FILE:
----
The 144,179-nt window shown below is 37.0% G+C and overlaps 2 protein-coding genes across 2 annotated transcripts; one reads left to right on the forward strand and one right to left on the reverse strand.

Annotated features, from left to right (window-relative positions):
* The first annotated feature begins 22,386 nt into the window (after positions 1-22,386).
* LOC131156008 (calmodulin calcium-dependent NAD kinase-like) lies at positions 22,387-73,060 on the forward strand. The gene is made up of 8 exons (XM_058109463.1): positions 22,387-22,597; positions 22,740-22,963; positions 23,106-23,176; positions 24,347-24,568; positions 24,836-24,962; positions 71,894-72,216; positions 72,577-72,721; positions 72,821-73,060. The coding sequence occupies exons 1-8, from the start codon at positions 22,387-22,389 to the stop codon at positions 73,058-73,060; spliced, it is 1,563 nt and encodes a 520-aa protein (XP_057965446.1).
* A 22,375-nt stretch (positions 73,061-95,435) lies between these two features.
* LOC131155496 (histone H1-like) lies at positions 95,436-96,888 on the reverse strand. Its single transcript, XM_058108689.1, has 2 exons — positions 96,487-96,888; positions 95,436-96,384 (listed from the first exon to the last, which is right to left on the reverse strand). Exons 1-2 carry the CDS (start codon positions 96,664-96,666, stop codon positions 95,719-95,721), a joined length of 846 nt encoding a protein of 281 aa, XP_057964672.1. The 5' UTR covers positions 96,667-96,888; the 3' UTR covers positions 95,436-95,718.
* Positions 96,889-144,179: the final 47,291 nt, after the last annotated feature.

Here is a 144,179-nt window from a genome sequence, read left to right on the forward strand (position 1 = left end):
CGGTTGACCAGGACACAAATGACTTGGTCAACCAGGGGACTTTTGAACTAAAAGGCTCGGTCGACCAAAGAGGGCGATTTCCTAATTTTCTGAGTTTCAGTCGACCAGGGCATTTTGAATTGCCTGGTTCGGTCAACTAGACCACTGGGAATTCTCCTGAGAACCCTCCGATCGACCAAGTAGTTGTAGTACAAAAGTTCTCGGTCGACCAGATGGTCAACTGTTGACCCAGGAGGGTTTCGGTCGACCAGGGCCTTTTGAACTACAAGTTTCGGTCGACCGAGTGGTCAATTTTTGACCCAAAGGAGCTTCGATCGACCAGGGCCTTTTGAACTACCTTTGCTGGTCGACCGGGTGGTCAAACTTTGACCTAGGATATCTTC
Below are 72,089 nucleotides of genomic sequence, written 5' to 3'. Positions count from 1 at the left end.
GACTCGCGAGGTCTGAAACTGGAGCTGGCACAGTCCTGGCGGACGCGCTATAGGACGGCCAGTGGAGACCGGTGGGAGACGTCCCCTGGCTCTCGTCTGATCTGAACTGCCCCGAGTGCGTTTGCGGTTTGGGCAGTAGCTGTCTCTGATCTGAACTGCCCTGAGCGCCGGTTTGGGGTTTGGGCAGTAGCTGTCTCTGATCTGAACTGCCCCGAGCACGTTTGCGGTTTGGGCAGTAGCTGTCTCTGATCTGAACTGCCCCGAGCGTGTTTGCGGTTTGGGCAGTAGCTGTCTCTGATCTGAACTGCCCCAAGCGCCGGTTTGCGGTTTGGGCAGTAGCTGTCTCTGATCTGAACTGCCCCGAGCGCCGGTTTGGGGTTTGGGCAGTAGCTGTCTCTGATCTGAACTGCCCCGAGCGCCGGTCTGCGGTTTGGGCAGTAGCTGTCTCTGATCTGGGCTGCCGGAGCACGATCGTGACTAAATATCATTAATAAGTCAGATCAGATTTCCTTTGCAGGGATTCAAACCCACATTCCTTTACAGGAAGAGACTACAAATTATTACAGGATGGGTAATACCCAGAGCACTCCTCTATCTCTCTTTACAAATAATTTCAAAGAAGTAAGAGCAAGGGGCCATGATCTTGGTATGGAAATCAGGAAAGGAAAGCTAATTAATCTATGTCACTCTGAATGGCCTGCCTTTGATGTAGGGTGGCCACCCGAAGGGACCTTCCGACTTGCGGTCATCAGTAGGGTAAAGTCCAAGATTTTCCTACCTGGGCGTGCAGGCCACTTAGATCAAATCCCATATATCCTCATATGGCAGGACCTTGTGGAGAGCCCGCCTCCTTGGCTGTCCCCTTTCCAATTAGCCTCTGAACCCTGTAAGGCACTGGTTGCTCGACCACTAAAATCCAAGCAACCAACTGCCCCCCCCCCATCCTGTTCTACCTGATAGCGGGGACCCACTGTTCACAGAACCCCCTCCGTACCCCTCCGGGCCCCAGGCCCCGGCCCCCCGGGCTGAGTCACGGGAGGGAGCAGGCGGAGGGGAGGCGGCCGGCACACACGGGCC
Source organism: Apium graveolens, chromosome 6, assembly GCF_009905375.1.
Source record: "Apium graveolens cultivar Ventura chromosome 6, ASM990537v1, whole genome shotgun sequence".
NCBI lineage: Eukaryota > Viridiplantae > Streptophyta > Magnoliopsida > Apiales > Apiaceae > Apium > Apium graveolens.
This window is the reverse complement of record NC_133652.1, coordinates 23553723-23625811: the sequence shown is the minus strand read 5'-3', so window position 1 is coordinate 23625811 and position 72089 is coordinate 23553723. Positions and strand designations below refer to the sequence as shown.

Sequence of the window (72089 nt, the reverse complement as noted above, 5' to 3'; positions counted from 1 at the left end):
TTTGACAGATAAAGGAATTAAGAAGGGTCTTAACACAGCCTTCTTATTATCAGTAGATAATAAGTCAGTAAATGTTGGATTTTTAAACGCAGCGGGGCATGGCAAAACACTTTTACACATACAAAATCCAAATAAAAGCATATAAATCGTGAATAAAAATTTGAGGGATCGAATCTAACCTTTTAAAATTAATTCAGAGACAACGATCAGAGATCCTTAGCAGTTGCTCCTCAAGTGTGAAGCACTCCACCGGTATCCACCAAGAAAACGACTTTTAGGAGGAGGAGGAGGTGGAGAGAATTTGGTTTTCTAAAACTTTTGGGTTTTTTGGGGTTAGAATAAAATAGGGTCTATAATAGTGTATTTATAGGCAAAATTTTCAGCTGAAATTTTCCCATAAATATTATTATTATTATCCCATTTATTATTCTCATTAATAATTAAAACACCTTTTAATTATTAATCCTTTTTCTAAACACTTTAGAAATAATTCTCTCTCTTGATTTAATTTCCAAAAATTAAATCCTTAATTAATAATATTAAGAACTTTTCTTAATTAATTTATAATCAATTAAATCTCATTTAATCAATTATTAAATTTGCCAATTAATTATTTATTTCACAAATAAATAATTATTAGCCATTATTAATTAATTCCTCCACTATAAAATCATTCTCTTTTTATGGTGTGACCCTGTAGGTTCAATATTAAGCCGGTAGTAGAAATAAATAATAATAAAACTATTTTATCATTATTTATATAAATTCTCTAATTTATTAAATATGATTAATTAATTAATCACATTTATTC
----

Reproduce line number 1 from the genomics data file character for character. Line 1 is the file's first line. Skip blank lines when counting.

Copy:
The 144,179-nt window shown below is 37.0% G+C and overlaps 2 protein-coding genes across 2 annotated transcripts; one reads left to right on the forward strand and one right to left on the reverse strand.